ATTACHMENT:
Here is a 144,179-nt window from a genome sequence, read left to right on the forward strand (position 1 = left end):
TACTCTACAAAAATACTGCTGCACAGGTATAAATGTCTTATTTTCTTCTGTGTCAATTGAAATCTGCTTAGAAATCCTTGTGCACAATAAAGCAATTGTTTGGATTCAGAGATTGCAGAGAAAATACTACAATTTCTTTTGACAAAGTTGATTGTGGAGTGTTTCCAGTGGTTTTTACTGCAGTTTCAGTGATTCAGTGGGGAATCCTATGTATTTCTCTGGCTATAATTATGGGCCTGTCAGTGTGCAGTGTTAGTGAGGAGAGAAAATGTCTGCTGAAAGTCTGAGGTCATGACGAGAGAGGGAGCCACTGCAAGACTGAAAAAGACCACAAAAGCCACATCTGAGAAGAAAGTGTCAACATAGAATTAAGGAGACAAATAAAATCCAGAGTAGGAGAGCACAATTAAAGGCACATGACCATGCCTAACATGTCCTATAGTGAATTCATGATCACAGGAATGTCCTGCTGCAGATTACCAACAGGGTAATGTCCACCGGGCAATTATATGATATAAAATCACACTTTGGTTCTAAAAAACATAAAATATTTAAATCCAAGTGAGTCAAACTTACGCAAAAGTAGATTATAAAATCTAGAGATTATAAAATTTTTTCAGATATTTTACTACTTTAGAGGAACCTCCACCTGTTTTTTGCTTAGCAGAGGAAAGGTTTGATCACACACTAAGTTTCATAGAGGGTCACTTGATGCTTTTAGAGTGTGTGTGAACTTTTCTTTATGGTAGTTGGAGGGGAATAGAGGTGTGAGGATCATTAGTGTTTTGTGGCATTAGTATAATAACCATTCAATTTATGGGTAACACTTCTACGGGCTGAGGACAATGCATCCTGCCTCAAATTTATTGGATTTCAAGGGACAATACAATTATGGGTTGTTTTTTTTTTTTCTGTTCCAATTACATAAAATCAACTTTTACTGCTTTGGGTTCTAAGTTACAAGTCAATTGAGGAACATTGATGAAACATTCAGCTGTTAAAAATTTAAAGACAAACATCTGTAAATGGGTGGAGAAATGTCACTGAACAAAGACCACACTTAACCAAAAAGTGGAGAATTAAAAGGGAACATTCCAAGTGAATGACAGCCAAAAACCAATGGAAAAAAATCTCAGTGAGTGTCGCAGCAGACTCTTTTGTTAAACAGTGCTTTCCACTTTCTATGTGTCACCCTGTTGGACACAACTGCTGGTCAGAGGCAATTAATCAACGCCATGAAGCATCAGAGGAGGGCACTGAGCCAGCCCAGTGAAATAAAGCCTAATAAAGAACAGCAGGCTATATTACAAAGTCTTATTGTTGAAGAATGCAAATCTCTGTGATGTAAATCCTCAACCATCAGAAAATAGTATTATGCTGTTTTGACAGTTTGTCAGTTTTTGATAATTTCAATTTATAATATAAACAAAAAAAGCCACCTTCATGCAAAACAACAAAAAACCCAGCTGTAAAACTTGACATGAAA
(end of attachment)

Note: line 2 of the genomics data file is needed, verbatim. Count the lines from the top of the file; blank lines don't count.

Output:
TACTCTACAAAAATACTGCTGCACAGGTATAAATGTCTTATTTTCTTCTGTGTCAATTGAAATCTGCTTAGAAATCCTTGTGCACAATAAAGCAATTGTTTGGATTCAGAGATTGCAGAGAAAATACTACAATTTCTTTTGACAAAGTTGATTGTGGAGTGTTTCCAGTGGTTTTTACTGCAGTTTCAGTGATTCAGTGGGGAATCCTATGTATTTCTCTGGCTATAATTATGGGCCTGTCAGTGTGCAGTGTTAGTGAGGAGAGAAAATGTCTGCTGAAAGTCTGAGGTCATGACGAGAGAGGGAGCCACTGCAAGACTGAAAAAGACCACAAAAGCCACATCTGAGAAGAAAGTGTCAACATAGAATTAAGGAGACAAATAAAATCCAGAGTAGGAGAGCACAATTAAAGGCACATGACCATGCCTAACATGTCCTATAGTGAATTCATGATCACAGGAATGTCCTGCTGCAGATTACCAACAGGGTAATGTCCACCGGGCAATTATATGATATAAAATCACACTTTGGTTCTAAAAAACATAAAATATTTAAATCCAAGTGAGTCAAACTTACGCAAAAGTAGATTATAAAATCTAGAGATTATAAAATTTTTTCAGATATTTTACTACTTTAGAGGAACCTCCACCTGTTTTTTGCTTAGCAGAGGAAAGGTTTGATCACACACTAAGTTTCATAGAGGGTCACTTGATGCTTTTAGAGTGTGTGTGAACTTTTCTTTATGGTAGTTGGAGGGGAATAGAGGTGTGAGGATCATTAGTGTTTTGTGGCATTAGTATAATAACCATTCAATTTATGGGTAACACTTCTACGGGCTGAGGACAATGCATCCTGCCTCAAATTTATTGGATTTCAAGGGACAATACAATTATGGGTTGTTTTTTTTTTTTCTGTTCCAATTACATAAAATCAACTTTTACTGCTTTGGGTTCTAAGTTACAAGTCAATTGAGGAACATTGATGAAACATTCAGCTGTTAAAAATTTAAAGACAAACATCTGTAAATGGGTGGAGAAATGTCACTGAACAAAGACCACACTTAACCAAAAAGTGGAGAATTAAAAGGGAACATTCCAAGTGAATGACAGCCAAAAACCAATGGAAAAAAATCTCAGTGAGTGTCGCAGCAGACTCTTTTGTTAAACAGTGCTTTCCACTTTCTATGTGTCACCCTGTTGGACACAACTGCTGGTCAGAGGCAATTAATCAACGCCATGAAGCATCAGAGGAGGGCACTGAGCCAGCCCAGTGAAATAAAGCCTAATAAAGAACAGCAGGCTATATTACAAAGTCTTATTGTTGAAGAATGCAAATCTCTGTGATGTAAATCCTCAACCATCAGAAAATAGTATTATGCTGTTTTGACAGTTTGTCAGTTTTTGATAATTTCAATTTATAATATAAACAAAAAAAGCCACCTTCATGCAAAACAACAAAAAACCCAGCTGTAAAACTTGACATGAAA